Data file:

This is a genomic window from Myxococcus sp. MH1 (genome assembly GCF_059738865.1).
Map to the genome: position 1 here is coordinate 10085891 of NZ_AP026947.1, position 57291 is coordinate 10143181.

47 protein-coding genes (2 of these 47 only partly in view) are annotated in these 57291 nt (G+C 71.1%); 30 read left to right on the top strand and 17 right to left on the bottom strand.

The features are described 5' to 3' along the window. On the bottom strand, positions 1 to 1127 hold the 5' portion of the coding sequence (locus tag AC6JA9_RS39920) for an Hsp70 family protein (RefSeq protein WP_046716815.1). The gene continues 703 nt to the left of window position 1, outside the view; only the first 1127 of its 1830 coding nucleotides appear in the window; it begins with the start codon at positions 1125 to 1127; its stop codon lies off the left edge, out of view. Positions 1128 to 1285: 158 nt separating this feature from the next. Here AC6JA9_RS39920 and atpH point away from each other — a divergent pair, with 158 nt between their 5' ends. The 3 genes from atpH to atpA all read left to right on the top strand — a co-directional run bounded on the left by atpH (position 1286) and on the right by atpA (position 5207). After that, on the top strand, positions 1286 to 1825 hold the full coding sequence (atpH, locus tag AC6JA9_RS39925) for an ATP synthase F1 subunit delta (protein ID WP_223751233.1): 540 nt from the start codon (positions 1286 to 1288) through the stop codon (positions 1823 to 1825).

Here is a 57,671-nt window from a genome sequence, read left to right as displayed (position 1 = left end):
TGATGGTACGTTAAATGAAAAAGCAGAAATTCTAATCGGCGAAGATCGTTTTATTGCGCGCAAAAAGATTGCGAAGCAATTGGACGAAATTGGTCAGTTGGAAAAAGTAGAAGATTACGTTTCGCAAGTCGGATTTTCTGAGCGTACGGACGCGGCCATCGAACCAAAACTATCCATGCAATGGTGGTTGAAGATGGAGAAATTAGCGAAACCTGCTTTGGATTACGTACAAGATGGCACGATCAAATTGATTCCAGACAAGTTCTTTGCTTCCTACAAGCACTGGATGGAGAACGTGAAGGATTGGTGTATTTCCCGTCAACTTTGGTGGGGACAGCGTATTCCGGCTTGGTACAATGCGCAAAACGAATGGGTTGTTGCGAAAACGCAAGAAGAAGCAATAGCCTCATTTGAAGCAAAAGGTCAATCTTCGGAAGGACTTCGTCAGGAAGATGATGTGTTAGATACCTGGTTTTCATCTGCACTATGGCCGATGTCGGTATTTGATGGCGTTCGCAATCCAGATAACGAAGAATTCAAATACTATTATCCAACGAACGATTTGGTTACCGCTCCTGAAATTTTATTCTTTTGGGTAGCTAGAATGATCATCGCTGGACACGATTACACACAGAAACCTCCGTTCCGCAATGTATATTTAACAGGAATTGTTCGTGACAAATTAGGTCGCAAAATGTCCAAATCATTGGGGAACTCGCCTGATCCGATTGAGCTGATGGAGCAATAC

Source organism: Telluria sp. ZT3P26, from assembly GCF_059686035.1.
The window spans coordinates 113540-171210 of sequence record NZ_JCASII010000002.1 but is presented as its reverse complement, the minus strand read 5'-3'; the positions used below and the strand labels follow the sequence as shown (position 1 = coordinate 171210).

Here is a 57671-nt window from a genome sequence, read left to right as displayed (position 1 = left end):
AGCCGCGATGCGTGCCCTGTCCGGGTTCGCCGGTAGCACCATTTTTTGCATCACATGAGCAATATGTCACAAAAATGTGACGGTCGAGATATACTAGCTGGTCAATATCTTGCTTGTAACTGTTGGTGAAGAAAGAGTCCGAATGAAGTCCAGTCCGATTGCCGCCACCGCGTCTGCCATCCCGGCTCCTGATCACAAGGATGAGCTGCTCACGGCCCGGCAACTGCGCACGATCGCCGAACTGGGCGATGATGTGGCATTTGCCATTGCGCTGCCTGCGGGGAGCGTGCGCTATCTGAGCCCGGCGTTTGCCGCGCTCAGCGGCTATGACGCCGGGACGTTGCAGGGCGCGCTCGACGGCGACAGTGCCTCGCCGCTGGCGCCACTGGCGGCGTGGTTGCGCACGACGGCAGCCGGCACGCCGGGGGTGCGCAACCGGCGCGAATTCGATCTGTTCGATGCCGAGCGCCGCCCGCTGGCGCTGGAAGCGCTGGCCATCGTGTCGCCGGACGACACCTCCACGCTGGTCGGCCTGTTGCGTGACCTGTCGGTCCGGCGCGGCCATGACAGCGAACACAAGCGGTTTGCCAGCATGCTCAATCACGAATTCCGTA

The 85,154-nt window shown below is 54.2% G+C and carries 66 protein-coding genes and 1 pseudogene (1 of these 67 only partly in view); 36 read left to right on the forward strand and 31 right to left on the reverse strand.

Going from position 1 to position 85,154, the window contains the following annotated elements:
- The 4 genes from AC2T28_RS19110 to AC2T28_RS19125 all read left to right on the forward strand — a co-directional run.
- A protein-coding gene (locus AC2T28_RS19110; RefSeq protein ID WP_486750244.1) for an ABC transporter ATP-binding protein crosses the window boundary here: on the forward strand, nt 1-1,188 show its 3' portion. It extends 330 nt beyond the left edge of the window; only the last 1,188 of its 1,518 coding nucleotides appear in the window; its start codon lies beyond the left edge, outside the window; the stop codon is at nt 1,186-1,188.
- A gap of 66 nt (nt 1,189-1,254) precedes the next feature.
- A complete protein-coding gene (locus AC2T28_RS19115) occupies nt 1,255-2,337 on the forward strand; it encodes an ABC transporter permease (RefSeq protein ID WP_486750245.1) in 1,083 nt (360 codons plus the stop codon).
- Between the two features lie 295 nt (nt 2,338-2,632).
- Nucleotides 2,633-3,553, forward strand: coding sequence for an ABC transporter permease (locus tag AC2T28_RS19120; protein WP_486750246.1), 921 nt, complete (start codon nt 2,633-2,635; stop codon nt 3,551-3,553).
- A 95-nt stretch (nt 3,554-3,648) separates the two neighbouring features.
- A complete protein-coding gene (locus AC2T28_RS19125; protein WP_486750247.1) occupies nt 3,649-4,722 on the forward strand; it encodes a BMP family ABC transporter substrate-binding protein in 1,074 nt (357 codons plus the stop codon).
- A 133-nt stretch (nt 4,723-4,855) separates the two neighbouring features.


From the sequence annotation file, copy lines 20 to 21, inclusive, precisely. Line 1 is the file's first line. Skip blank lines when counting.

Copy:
- A complete protein-coding gene (locus AC2T28_RS19125; protein WP_486750247.1) occupies nt 3,649-4,722 on the forward strand; it encodes a BMP family ABC transporter substrate-binding protein in 1,074 nt (357 codons plus the stop codon).
- A 133-nt stretch (nt 4,723-4,855) separates the two neighbouring features.